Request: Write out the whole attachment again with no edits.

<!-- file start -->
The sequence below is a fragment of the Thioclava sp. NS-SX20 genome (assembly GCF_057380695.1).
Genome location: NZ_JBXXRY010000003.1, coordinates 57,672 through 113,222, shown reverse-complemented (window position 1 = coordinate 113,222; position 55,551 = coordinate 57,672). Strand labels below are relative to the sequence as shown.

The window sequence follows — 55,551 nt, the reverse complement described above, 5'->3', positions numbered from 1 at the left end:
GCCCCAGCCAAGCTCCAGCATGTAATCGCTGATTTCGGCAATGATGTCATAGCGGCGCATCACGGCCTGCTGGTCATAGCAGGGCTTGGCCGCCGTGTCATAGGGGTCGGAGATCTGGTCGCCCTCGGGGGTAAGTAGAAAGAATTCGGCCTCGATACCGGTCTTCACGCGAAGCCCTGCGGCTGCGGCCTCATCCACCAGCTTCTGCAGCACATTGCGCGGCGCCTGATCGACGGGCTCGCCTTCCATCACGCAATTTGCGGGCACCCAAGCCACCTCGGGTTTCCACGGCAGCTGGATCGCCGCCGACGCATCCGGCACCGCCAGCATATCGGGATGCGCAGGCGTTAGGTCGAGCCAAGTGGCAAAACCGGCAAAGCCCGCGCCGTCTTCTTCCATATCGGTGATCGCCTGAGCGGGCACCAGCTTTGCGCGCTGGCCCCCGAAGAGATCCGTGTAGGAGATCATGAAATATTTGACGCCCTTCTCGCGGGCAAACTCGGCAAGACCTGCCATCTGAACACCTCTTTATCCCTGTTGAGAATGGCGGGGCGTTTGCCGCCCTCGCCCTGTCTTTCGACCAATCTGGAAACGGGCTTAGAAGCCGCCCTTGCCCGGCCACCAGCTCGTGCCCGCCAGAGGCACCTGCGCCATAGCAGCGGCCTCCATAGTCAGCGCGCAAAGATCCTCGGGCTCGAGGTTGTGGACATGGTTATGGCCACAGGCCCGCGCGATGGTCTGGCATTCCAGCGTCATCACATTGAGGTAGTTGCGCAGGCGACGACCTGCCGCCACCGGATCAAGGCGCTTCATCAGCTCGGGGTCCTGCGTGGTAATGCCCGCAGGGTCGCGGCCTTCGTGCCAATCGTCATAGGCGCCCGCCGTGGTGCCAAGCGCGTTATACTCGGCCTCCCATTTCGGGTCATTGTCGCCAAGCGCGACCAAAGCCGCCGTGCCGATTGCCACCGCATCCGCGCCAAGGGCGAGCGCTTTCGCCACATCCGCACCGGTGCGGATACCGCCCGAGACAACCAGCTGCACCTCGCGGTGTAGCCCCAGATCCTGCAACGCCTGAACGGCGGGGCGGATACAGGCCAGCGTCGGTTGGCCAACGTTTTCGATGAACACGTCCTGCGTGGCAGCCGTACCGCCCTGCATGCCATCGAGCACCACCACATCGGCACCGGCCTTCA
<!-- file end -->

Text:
The sequence below is a fragment of the Thioclava sp. NS-SX20 genome (assembly GCF_057380695.1).
Genome location: NZ_JBXXRY010000003.1, coordinates 57,672 through 113,222, shown reverse-complemented (window position 1 = coordinate 113,222; position 55,551 = coordinate 57,672). Strand labels below are relative to the sequence as shown.

The window sequence follows — 55,551 nt, the reverse complement described above, 5'->3', positions numbered from 1 at the left end:
GCCCCAGCCAAGCTCCAGCATGTAATCGCTGATTTCGGCAATGATGTCATAGCGGCGCATCACGGCCTGCTGGTCATAGCAGGGCTTGGCCGCCGTGTCATAGGGGTCGGAGATCTGGTCGCCCTCGGGGGTAAGTAGAAAGAATTCGGCCTCGATACCGGTCTTCACGCGAAGCCCTGCGGCTGCGGCCTCATCCACCAGCTTCTGCAGCACATTGCGCGGCGCCTGATCGACGGGCTCGCCTTCCATCACGCAATTTGCGGGCACCCAAGCCACCTCGGGTTTCCACGGCAGCTGGATCGCCGCCGACGCATCCGGCACCGCCAGCATATCGGGATGCGCAGGCGTTAGGTCGAGCCAAGTGGCAAAACCGGCAAAGCCCGCGCCGTCTTCTTCCATATCGGTGATCGCCTGAGCGGGCACCAGCTTTGCGCGCTGGCCCCCGAAGAGATCCGTGTAGGAGATCATGAAATATTTGACGCCCTTCTCGCGGGCAAACTCGGCAAGACCTGCCATCTGAACACCTCTTTATCCCTGTTGAGAATGGCGGGGCGTTTGCCGCCCTCGCCCTGTCTTTCGACCAATCTGGAAACGGGCTTAGAAGCCGCCCTTGCCCGGCCACCAGCTCGTGCCCGCCAGAGGCACCTGCGCCATAGCAGCGGCCTCCATAGTCAGCGCGCAAAGATCCTCGGGCTCGAGGTTGTGGACATGGTTATGGCCACAGGCCCGCGCGATGGTCTGGCATTCCAGCGTCATCACATTGAGGTAGTTGCGCAGGCGACGACCTGCCGCCACCGGATCAAGGCGCTTCATCAGCTCGGGGTCCTGCGTGGTAATGCCCGCAGGGTCGCGGCCTTCGTGCCAATCGTCATAGGCGCCCGCCGTGGTGCCAAGCGCGTTATACTCGGCCTCCCATTTCGGGTCATTGTCGCCAAGCGCGACCAAAGCCGCCGTGCCGATTGCCACCGCATCCGCGCCAAGGGCGAGCGCTTTCGCCACATCCGCACCGGTGCGGATACCGCCCGAGACAACCAGCTGCACCTCGCGGTGTAGCCCCAGATCCTGCAACGCCTGAACGGCGGGGCGGATACAGGCCAGCGTCGGTTGGCCAACGTTTTCGATGAACACGTCCTGCGTGGCAGCCGTACCGCCCTGCATGCCATCGAGCACCACCACATCGGCACCGGCCTTCA